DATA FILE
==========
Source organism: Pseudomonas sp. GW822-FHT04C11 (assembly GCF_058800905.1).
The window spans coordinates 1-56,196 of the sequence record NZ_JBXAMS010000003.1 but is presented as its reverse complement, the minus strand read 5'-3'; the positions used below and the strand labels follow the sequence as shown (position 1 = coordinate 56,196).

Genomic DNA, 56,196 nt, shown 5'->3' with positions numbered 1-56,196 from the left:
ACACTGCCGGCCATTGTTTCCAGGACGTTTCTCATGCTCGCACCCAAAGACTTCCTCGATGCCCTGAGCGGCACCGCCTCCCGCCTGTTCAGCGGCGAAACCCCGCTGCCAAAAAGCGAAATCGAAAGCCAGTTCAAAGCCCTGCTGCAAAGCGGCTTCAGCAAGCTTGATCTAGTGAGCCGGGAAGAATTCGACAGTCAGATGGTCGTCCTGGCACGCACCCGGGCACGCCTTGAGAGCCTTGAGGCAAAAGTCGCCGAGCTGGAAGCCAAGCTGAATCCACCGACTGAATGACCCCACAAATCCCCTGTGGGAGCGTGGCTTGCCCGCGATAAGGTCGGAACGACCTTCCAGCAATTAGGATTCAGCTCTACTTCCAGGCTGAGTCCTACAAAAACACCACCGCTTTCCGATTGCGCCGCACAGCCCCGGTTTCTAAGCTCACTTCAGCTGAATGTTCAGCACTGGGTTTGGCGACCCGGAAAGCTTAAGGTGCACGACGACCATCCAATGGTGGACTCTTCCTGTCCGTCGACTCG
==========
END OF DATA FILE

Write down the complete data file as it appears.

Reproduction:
Source organism: Pseudomonas sp. GW822-FHT04C11 (assembly GCF_058800905.1).
The window spans coordinates 1-56,196 of the sequence record NZ_JBXAMS010000003.1 but is presented as its reverse complement, the minus strand read 5'-3'; the positions used below and the strand labels follow the sequence as shown (position 1 = coordinate 56,196).

Genomic DNA, 56,196 nt, shown 5'->3' with positions numbered 1-56,196 from the left:
ACACTGCCGGCCATTGTTTCCAGGACGTTTCTCATGCTCGCACCCAAAGACTTCCTCGATGCCCTGAGCGGCACCGCCTCCCGCCTGTTCAGCGGCGAAACCCCGCTGCCAAAAAGCGAAATCGAAAGCCAGTTCAAAGCCCTGCTGCAAAGCGGCTTCAGCAAGCTTGATCTAGTGAGCCGGGAAGAATTCGACAGTCAGATGGTCGTCCTGGCACGCACCCGGGCACGCCTTGAGAGCCTTGAGGCAAAAGTCGCCGAGCTGGAAGCCAAGCTGAATCCACCGACTGAATGACCCCACAAATCCCCTGTGGGAGCGTGGCTTGCCCGCGATAAGGTCGGAACGACCTTCCAGCAATTAGGATTCAGCTCTACTTCCAGGCTGAGTCCTACAAAAACACCACCGCTTTCCGATTGCGCCGCACAGCCCCGGTTTCTAAGCTCACTTCAGCTGAATGTTCAGCACTGGGTTTGGCGACCCGGAAAGCTTAAGGTGCACGACGACCATCCAATGGTGGACTCTTCCTGTCCGTCGACTCG